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Metro Nashville Public Schools: Integrating Social, Emotional, and Academic Development

Metro Nashville Public Schools: Integrating Social, Emotional, and Academic Development

(birds chirping) – [Woman] Here in Nashville
we have 168 schools. – [Woman 2] We have about 88,000 students, 124 languages are spoken. We have historically had over 70 percent economically disadvantaged
in our district. In some of our schools
we had lots of tension, some frustrations, just realizing that we
weren’t meeting the needs of all of our students. There wasn’t an emphasis or a focus on social-emotional learning. – My first year, I had a
principal come up to me. He said, “Kyla, I completely agree with “social emotional learning and
I love the work you’re doing, “but I don’t do hugs, “so we’re not gonna do this at my school.” It really made me pause and reflect and think we don’t even
have a common definition of what social emotional learning is. – Are we willing to work hard today? – Yes! – [ Kyla] So we worked on our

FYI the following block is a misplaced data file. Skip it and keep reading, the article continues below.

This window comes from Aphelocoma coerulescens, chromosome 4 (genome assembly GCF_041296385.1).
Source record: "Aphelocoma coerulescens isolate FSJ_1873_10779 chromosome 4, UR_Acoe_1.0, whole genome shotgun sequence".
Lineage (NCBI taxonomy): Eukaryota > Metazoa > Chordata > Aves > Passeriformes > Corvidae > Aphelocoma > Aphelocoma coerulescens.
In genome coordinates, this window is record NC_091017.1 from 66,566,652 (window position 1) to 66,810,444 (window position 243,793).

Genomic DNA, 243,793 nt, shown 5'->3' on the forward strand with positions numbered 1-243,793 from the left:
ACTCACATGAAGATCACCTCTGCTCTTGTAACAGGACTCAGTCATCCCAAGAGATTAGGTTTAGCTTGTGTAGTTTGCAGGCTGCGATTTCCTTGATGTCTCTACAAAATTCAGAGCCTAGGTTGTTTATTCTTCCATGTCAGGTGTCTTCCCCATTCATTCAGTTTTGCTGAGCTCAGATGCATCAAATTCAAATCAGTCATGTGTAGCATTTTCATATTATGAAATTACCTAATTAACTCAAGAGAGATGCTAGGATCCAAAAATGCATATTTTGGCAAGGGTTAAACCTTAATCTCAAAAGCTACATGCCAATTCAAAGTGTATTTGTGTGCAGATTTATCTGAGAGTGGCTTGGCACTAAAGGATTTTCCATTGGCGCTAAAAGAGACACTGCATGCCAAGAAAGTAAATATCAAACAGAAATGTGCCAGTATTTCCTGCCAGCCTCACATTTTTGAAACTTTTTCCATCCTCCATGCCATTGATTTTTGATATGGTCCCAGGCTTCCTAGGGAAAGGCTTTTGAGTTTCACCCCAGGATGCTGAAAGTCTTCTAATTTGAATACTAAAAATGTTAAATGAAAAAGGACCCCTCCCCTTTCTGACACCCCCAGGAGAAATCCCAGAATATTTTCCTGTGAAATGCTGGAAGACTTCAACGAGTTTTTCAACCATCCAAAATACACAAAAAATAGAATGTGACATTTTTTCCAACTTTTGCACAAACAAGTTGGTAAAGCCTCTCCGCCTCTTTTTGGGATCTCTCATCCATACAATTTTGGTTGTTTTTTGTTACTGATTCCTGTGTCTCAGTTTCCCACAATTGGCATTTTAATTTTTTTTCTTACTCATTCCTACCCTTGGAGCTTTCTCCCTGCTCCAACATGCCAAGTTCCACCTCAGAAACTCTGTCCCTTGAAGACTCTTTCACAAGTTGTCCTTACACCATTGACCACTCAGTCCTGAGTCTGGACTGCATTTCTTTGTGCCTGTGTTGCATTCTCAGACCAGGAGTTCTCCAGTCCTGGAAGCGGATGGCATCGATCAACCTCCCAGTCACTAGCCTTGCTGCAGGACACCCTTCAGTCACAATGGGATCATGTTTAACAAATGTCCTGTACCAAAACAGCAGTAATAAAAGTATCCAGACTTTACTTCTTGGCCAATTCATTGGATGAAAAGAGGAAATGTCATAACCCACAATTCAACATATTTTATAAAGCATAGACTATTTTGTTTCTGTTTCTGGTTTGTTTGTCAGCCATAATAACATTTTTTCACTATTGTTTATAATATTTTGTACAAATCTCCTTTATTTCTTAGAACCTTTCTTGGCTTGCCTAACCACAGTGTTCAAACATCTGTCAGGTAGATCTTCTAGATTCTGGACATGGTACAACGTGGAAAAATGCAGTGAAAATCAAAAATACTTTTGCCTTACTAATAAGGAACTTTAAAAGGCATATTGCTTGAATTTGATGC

definition for the district. We say that social emotional learning are the skills that students and adults have in order to be lifelong learners. So their self-awareness,
their self-management, relationship skills,
responsible decision making, and social awareness. – [Babs] There is a huge
and growing body of research that shows that all great learning happens in social context. – I had one question. – So, you really can’t divorce the social and emotional
from the learning. – [Male Student] …how
they, they just probably say hello to her, just to, so they was… – [Female Student] So, let’s
answer some of these questions. Have y’all ever felt like an outcast? – Social emotional learning is really about knowing
who we are as individuals and giving us the skills we need to interact with other people